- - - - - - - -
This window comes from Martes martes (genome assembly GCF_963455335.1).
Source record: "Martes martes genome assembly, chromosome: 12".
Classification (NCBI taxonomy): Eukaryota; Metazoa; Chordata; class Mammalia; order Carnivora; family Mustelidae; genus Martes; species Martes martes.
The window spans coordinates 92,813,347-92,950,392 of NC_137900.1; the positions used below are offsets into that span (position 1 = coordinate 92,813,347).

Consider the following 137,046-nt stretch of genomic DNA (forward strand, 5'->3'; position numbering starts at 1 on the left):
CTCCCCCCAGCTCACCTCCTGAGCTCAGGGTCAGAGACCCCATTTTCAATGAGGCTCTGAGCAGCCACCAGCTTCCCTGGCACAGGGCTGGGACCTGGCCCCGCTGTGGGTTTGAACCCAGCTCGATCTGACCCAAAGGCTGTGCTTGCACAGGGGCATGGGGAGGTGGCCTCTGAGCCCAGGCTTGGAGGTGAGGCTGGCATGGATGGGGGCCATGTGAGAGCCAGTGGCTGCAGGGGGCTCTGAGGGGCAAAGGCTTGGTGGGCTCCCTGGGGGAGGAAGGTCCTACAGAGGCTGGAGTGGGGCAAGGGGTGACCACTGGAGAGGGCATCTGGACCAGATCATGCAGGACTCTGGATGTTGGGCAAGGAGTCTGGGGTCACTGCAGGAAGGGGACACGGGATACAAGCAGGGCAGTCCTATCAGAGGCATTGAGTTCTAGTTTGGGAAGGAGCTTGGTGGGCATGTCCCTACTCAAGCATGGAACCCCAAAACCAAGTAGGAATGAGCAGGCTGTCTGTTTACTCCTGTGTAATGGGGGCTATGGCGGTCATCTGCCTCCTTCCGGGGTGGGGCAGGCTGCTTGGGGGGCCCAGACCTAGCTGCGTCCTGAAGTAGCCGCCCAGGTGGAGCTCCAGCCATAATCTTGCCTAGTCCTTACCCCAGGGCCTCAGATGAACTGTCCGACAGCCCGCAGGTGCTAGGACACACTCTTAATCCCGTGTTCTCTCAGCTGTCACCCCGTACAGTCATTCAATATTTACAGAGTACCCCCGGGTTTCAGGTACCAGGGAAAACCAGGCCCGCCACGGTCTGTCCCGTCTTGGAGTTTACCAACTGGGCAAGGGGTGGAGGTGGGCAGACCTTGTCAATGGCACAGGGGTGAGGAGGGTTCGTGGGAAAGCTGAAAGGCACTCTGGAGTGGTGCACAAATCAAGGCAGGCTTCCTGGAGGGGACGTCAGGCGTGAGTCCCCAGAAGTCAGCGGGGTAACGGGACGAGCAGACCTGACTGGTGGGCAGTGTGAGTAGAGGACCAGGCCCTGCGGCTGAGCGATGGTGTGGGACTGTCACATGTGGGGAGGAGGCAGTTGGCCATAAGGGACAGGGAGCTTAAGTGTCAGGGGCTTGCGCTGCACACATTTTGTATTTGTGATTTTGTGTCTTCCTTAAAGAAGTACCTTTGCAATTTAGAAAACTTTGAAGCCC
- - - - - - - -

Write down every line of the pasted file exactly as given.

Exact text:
This window comes from Martes martes (genome assembly GCF_963455335.1).
Source record: "Martes martes genome assembly, chromosome: 12".
Classification (NCBI taxonomy): Eukaryota; Metazoa; Chordata; class Mammalia; order Carnivora; family Mustelidae; genus Martes; species Martes martes.
The window spans coordinates 92,813,347-92,950,392 of NC_137900.1; the positions used below are offsets into that span (position 1 = coordinate 92,813,347).

Consider the following 137,046-nt stretch of genomic DNA (forward strand, 5'->3'; position numbering starts at 1 on the left):
CTCCCCCCAGCTCACCTCCTGAGCTCAGGGTCAGAGACCCCATTTTCAATGAGGCTCTGAGCAGCCACCAGCTTCCCTGGCACAGGGCTGGGACCTGGCCCCGCTGTGGGTTTGAACCCAGCTCGATCTGACCCAAAGGCTGTGCTTGCACAGGGGCATGGGGAGGTGGCCTCTGAGCCCAGGCTTGGAGGTGAGGCTGGCATGGATGGGGGCCATGTGAGAGCCAGTGGCTGCAGGGGGCTCTGAGGGGCAAAGGCTTGGTGGGCTCCCTGGGGGAGGAAGGTCCTACAGAGGCTGGAGTGGGGCAAGGGGTGACCACTGGAGAGGGCATCTGGACCAGATCATGCAGGACTCTGGATGTTGGGCAAGGAGTCTGGGGTCACTGCAGGAAGGGGACACGGGATACAAGCAGGGCAGTCCTATCAGAGGCATTGAGTTCTAGTTTGGGAAGGAGCTTGGTGGGCATGTCCCTACTCAAGCATGGAACCCCAAAACCAAGTAGGAATGAGCAGGCTGTCTGTTTACTCCTGTGTAATGGGGGCTATGGCGGTCATCTGCCTCCTTCCGGGGTGGGGCAGGCTGCTTGGGGGGCCCAGACCTAGCTGCGTCCTGAAGTAGCCGCCCAGGTGGAGCTCCAGCCATAATCTTGCCTAGTCCTTACCCCAGGGCCTCAGATGAACTGTCCGACAGCCCGCAGGTGCTAGGACACACTCTTAATCCCGTGTTCTCTCAGCTGTCACCCCGTACAGTCATTCAATATTTACAGAGTACCCCCGGGTTTCAGGTACCAGGGAAAACCAGGCCCGCCACGGTCTGTCCCGTCTTGGAGTTTACCAACTGGGCAAGGGGTGGAGGTGGGCAGACCTTGTCAATGGCACAGGGGTGAGGAGGGTTCGTGGGAAAGCTGAAAGGCACTCTGGAGTGGTGCACAAATCAAGGCAGGCTTCCTGGAGGGGACGTCAGGCGTGAGTCCCCAGAAGTCAGCGGGGTAACGGGACGAGCAGACCTGACTGGTGGGCAGTGTGAGTAGAGGACCAGGCCCTGCGGCTGAGCGATGGTGTGGGACTGTCACATGTGGGGAGGAGGCAGTTGGCCATAAGGGACAGGGAGCTTAAGTGTCAGGGGCTTGCGCTGCACACATTTTGTATTTGTGATTTTGTGTCTTCCTTAAAGAAGTACCTTTGCAATTTAGAAAACTTTGAAGCCC